Strength Training: Definition and What it is

Medically and clinically reviewed by Jonathan Lee, MD and Dylan Peterson, PT, DPT

Strength Training Definition and Meaning

Strength training, also known as resistance training, improves the strength and endurance of muscles by exercising a specific muscle (or group of muscles) against some type of resistance, such as dumbbells, resistance bands, weight machines, or one’s own body weight.

Strength Training Exercises

There are many different ways to strength train. Exercises can be adjusted to one’s fitness level. This includes free weights (dumbbells or barbells), resistance machines (such as leg or chest presses), bodyweight exercises (like push-ups or squats), resistance bands (like banded chest presses or leg lifts), and isometric exercises, which involve static holds (like wall sits or planks).

Benefits of Strength Training

The benefits of strength training extend beyond just muscle building. They include: enhanced bone health and muscle mass (lowering risk of osteoporosis); weight management (burning calories more efficiently); improved balance (reducing the risk of falling); disease management (helping manage conditions such as arthritis, back pain, and diabetes); and better mental health (improving mood and sense of well-being).

Strength Training: A Hinge Health Perspective

As our Hinge Health care team likes to say, movement is medicine. And that includes strength training. Exercise helps you gain strength, flexibility, and energy. When we move, our bodies create substances that help our joints, discs, and even our lungs stay lubricated so they move smoothly. By making muscles and joints work harder than usual, strength training conditions them to loosen and improves mobility and strength. It’s also an important part of any movement routine when you’re trying to heal or prevent musculoskeletal pain. 

When you’re in pain, it’s tempting to take it easy and limit movement to avoid further damage. This is unlikely to help — quite the reverse in fact. Not moving enough often causes a cascade of factors that can amplify pain. Movement and exercise encourages blood and oxygen delivery to tissues for healing, keeps muscles strong and limber, and helps reduce pain. Exercise is actually one of the best ways to retrain an overprotective pain system, reminding your body that movement is normal and safe. Another bonus is that exercise releases endorphins, which can actually block pain signals from reaching the brain.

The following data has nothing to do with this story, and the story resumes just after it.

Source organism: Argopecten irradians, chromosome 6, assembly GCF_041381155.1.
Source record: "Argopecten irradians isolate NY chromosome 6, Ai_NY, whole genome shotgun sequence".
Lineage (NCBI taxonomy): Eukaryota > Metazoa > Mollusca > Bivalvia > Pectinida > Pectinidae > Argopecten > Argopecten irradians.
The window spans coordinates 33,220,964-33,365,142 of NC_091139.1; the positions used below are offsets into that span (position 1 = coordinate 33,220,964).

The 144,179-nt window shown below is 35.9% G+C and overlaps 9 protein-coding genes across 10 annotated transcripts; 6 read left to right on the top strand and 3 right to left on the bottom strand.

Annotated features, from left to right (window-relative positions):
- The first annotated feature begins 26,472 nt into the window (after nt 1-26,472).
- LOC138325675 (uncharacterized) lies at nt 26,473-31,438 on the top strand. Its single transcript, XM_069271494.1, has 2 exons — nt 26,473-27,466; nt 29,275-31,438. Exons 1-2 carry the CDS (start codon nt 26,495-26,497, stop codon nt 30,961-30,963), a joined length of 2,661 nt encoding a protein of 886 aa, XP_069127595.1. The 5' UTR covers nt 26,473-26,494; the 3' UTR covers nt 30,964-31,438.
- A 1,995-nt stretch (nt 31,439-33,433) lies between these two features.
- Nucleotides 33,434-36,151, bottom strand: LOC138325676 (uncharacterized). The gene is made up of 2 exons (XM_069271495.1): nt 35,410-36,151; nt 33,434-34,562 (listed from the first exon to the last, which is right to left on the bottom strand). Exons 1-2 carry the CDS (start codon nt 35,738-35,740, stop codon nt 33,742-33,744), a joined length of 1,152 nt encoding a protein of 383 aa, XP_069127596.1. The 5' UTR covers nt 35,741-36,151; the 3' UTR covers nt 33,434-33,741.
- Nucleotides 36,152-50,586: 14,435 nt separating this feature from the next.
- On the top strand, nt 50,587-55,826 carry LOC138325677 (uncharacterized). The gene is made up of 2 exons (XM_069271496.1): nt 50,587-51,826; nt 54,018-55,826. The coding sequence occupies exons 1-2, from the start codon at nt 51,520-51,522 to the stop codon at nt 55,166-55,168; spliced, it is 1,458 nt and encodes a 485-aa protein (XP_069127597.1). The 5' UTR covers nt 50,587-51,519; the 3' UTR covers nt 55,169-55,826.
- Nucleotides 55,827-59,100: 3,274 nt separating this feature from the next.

Still, we know it isn’t always so easy to get moving, especially if you’re dealing with pain from an injury (like a sprained ankle) or a chronic condition (like osteoarthritis). Physical therapy can aid in easing pain when you prefer to exercise with some support. 

You can see a physical therapist in person or use a program like Hinge Health to access a PT via telehealth/video visit.

How Hinge Health Can Help You 

If you have joint or muscle pain that makes it hard to move, you can get the relief you’ve been looking for with Hinge Health’s online exercise therapy program.

The best part: You don’t have to leave your home because our program is digital. That means you can easily get the care you need through our app, when and where it works for you. 

Through our program, you’ll have access to therapeutic exercises and stretches for your condition. 

Additionally, you’ll have a personal care team to guide, support, and tailor our program to you. See if you qualify for Hinge Health and confirm free coverage through your employer or benefit plan here.

This article and its contents are provided for educational and informational purposes only and do not constitute medical advice or professional services specific to you or your medical condition.


  1. How can strength training build healthier bodies as we age? (2022, June 30). National Institute on Aging. 

  2. Strength training builds more than muscles. (2021, October 13). Harvard Health. 

  3. Witstein, J. R. (2023, August). Starting a Strength Training Program. OrthoInfo - AAOS. 

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